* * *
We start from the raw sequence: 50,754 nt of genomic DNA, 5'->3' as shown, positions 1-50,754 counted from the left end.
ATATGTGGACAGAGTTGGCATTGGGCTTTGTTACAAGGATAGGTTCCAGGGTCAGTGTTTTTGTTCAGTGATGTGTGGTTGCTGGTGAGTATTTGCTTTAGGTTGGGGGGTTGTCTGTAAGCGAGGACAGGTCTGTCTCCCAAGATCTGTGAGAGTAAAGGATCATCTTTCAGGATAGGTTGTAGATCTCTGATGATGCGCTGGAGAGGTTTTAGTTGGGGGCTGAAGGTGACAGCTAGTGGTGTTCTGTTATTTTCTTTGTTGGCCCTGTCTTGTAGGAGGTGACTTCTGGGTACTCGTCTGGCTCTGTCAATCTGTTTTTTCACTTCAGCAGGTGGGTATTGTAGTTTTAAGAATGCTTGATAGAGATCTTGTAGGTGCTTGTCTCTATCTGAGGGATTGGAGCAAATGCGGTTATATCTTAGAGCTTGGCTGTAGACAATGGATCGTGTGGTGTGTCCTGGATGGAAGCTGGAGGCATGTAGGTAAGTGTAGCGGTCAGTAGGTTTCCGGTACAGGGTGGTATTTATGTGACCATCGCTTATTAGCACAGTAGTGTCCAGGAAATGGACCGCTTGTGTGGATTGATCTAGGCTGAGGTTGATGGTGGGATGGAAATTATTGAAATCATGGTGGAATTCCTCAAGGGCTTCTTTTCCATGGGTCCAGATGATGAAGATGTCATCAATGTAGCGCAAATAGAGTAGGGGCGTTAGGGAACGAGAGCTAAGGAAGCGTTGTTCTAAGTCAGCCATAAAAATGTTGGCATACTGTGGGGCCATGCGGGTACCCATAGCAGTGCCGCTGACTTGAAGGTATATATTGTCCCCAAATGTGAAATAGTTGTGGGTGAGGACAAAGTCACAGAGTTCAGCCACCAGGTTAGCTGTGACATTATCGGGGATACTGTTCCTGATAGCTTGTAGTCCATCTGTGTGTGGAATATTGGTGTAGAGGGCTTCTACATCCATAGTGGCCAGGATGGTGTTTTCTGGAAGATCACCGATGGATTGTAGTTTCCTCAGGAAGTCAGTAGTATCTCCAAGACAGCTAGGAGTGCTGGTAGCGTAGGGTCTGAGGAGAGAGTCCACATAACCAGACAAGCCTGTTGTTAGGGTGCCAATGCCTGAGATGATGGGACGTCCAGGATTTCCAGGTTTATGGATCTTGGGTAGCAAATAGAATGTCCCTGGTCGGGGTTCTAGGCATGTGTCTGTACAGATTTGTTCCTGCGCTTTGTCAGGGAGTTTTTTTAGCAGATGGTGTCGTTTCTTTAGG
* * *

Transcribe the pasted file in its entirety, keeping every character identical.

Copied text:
We start from the raw sequence: 50,754 nt of genomic DNA, 5'->3' as shown, positions 1-50,754 counted from the left end.
ATATGTGGACAGAGTTGGCATTGGGCTTTGTTACAAGGATAGGTTCCAGGGTCAGTGTTTTTGTTCAGTGATGTGTGGTTGCTGGTGAGTATTTGCTTTAGGTTGGGGGGTTGTCTGTAAGCGAGGACAGGTCTGTCTCCCAAGATCTGTGAGAGTAAAGGATCATCTTTCAGGATAGGTTGTAGATCTCTGATGATGCGCTGGAGAGGTTTTAGTTGGGGGCTGAAGGTGACAGCTAGTGGTGTTCTGTTATTTTCTTTGTTGGCCCTGTCTTGTAGGAGGTGACTTCTGGGTACTCGTCTGGCTCTGTCAATCTGTTTTTTCACTTCAGCAGGTGGGTATTGTAGTTTTAAGAATGCTTGATAGAGATCTTGTAGGTGCTTGTCTCTATCTGAGGGATTGGAGCAAATGCGGTTATATCTTAGAGCTTGGCTGTAGACAATGGATCGTGTGGTGTGTCCTGGATGGAAGCTGGAGGCATGTAGGTAAGTGTAGCGGTCAGTAGGTTTCCGGTACAGGGTGGTATTTATGTGACCATCGCTTATTAGCACAGTAGTGTCCAGGAAATGGACCGCTTGTGTGGATTGATCTAGGCTGAGGTTGATGGTGGGATGGAAATTATTGAAATCATGGTGGAATTCCTCAAGGGCTTCTTTTCCATGGGTCCAGATGATGAAGATGTCATCAATGTAGCGCAAATAGAGTAGGGGCGTTAGGGAACGAGAGCTAAGGAAGCGTTGTTCTAAGTCAGCCATAAAAATGTTGGCATACTGTGGGGCCATGCGGGTACCCATAGCAGTGCCGCTGACTTGAAGGTATATATTGTCCCCAAATGTGAAATAGTTGTGGGTGAGGACAAAGTCACAGAGTTCAGCCACCAGGTTAGCTGTGACATTATCGGGGATACTGTTCCTGATAGCTTGTAGTCCATCTGTGTGTGGAATATTGGTGTAGAGGGCTTCTACATCCATAGTGGCCAGGATGGTGTTTTCTGGAAGATCACCGATGGATTGTAGTTTCCTCAGGAAGTCAGTAGTATCTCCAAGACAGCTAGGAGTGCTGGTAGCGTAGGGTCTGAGGAGAGAGTCCACATAACCAGACAAGCCTGTTGTTAGGGTGCCAATGCCTGAGATGATGGGACGTCCAGGATTTCCAGGTTTATGGATCTTGGGTAGCAAATAGAATGTCCCTGGTCGGGGTTCTAGGCATGTGTCTGTACAGATTTGTTCCTGCGCTTTGTCAGGGAGTTTTTTTAGCAGATGGTGTCGTTTCTTTAGG